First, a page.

Sun

An image taken of the sun July 25, 2017, using an ND-100000 filter. Exposure was 1/640 second at f/8; ISO 100 at 200mm. Kelvin temperature set to 50,000 along with some adjustment in curves. Cropped to size.

DREW NASH, TIMES-NEWS

On Aug. 21, photographers all over the country will have about two minutes and thirty seconds to capture one of the most awe-inspiring celestial events in their lifetime. Let’s go over a few tips on how-to freeze those moments accurately and safely.

For starters, make sure you have proper eclipse viewing glasses. Sunglasses offer nowhere near the protection needed. Even most wielding helmets are ill-equipped to handle the sun. They need to have a rating of 14 or higher. If you are not within the 65 mile wide path of totality you will need to wear your eye protection during the entire event. If you’re not sure, check out this map bit.ly/2qNNeGh.

If you’re a cellphone photographer you can purchase an extra set of eclipse shades and tape one of the eye pieces over your lens. This will allow you to correctly expose your images and better yet, keep from roasting your camera sensor. That brings us to shooting the eclipse with an actual DSLR. The longer the lens you have the better. 2000mm is ideal for a FX or full frame sensor, 1300mm is adequate for a body with a DX or crop sensor in it. Consider renting a telephoto lens if you don’t own one. I must admit I’ll only be at 420mm so I’ll be cropping a lot.

You must use a solar filter on the front of your lens. Otherwise you will almost certainly do damage to your camera’s sensor. The only time you can and should shoot the sun without a filter is during totality. I found a great eclipse exposure guide here bit.ly/2v2mbxh. Considering the magnitude of this event, doing a time-lapse or creating an eclipse composite using layers in Photoshop may make for an interesting take on the days events.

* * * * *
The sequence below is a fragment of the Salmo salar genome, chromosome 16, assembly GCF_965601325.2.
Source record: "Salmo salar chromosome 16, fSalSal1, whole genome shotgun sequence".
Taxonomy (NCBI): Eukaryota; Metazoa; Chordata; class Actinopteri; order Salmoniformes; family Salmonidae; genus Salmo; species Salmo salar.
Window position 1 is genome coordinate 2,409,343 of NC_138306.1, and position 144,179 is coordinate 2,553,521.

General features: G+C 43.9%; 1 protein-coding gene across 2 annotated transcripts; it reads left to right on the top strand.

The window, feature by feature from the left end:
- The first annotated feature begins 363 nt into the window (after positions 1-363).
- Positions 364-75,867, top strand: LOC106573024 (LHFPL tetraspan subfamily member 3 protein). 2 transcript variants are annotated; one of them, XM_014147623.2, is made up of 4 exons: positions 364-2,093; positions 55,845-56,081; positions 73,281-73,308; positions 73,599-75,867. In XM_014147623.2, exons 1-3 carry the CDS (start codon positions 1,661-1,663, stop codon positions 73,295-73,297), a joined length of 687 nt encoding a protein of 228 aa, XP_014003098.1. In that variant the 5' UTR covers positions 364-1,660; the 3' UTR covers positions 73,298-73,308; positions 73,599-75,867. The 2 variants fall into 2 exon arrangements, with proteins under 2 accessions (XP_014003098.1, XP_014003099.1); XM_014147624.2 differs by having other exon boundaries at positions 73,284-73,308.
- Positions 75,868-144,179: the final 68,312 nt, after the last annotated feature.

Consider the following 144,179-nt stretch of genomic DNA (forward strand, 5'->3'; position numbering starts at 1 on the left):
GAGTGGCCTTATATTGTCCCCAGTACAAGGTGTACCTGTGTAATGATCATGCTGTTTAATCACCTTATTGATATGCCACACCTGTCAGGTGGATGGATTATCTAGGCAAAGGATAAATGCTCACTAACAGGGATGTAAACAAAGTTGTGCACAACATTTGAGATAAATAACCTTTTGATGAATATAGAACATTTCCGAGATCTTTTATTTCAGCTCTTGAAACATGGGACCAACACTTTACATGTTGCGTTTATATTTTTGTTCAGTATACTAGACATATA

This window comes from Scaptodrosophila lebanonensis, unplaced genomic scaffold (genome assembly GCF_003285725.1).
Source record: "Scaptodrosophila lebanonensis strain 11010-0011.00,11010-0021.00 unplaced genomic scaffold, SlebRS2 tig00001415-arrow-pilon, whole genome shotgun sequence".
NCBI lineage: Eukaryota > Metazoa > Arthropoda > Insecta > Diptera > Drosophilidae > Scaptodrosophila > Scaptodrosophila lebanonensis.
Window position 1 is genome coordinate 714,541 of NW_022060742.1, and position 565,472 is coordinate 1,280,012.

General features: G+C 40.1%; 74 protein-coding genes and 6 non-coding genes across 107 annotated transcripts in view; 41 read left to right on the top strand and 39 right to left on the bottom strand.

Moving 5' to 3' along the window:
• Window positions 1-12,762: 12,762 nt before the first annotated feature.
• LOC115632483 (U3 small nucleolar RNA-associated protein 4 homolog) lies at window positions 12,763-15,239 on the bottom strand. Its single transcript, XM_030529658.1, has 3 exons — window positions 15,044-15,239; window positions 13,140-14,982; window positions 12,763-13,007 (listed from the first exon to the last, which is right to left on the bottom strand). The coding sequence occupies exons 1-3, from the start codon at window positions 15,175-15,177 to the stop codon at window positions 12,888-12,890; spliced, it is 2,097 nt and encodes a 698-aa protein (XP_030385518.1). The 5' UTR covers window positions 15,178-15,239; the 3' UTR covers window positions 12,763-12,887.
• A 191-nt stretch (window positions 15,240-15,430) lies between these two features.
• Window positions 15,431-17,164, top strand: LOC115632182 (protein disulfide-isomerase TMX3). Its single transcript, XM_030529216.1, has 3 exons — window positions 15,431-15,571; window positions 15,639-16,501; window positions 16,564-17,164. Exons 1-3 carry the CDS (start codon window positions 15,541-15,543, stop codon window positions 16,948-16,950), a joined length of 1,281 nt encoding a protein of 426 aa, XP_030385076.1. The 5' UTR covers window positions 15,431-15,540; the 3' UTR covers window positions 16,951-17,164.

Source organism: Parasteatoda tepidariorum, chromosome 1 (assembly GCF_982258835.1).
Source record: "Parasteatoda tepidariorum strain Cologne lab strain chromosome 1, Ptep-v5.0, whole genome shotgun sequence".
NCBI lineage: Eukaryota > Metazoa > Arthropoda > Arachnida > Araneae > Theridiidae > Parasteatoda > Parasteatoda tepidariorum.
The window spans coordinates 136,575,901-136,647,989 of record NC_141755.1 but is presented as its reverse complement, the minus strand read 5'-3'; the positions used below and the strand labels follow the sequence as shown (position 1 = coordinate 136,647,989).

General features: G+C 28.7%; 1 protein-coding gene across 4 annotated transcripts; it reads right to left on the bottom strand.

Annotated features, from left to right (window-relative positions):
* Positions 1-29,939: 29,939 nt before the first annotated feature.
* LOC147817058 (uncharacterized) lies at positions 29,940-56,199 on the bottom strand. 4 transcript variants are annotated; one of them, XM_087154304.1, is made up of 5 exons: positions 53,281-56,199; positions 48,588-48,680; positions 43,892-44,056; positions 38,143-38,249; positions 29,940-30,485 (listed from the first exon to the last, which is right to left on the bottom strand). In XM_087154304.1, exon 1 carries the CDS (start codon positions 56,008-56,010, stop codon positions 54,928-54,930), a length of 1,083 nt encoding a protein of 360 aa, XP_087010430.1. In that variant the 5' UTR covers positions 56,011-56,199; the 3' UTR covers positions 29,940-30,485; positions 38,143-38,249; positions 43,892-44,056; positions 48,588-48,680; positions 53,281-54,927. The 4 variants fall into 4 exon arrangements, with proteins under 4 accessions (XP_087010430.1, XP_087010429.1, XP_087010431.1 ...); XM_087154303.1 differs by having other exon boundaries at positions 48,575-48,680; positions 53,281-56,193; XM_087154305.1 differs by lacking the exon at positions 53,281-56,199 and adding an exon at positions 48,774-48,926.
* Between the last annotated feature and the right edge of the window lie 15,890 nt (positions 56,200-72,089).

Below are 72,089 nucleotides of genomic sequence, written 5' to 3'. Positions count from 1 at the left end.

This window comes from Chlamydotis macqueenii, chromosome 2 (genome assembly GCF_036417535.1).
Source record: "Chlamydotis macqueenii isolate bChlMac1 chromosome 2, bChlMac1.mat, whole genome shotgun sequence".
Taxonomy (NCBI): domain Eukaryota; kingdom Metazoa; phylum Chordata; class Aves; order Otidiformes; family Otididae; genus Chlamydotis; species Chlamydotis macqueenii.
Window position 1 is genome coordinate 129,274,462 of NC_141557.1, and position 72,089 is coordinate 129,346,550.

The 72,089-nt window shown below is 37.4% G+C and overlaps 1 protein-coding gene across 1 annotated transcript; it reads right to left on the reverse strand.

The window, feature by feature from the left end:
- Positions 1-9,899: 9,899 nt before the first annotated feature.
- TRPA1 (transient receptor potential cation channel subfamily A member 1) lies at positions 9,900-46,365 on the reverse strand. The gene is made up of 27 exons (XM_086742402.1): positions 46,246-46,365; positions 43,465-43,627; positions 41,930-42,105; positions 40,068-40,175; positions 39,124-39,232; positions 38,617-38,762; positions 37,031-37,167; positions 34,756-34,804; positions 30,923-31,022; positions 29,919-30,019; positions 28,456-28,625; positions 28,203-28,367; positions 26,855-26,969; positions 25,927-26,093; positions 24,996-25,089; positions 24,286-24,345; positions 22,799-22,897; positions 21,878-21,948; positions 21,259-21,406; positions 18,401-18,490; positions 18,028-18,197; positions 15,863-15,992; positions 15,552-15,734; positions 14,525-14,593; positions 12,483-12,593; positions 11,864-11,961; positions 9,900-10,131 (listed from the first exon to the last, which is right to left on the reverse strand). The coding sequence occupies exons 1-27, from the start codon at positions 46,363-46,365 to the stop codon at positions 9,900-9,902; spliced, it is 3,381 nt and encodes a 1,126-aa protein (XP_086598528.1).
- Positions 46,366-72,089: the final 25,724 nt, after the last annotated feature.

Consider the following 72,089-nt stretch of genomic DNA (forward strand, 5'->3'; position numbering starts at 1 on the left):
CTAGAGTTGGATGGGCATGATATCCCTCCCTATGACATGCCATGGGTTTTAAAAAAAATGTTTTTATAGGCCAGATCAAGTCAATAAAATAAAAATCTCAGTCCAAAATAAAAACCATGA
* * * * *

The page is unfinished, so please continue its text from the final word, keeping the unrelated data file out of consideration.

My former college photography professor and Vice President of the Magic Valley Astronomical Society, Tim Frazier, has mentioned that exposure from partial to totality will be around 12 stops. During the entire partial eclipse exposure should hold steady. Once the diamond ring occurs, exposure will rapidly change, next will be Baily’s Beads. Again, exposure will be rapidly falling off, meaning you’ll want to start slowing your shutter speeds. Use a tripod so you don’t have to worry about hand holding your camera and have a cable release or intervalometer. Once totality occurs, remove your solar filter, mine is a Marumi ND-100,000 and take the money shot. You should be able to see the white corona, red prominences, and chromosphere.

At this point, take a moment for yourself. Don’t let the photography get in the way of experiencing this celestial event in real-time. Animals might go silent, stars will have appeared along with the planet Venus. Etch the moment into your mind. It’s rare to experience a total solar eclipse, and you’re fortunate to get to.

Other things to watch for while viewing the eclipse are shadows. They will behave oddly with crescent rings forming during the partial phase. Just before totality begins a phenomenon called shadow bands occur. To witness these place a white sheet down on the ground and watch as odd shadows dance across it. More info on shadow bands can be found here go.nasa.gov/2tOdYgh.

“The power the ancients felt is still here,” Frazier said. “This will be the most awe-inspiring event of your lifetime. You will actually see, first hand, the mechanics of the universe.”

Drew Nash is chief photographer of the Times-News in Twin Falls, Idaho. Born in Missouri and raised in Idaho, Nash attended Idaho State University, receiving his bachelor’s degree in mass communications. Becoming a member of the NPPA in 2005, he has kept a watchful eye on photographers’ rights and seen the industry evolve over the years. In his free time Nash enjoys exploring the Magic Valley, learning about its rich history.

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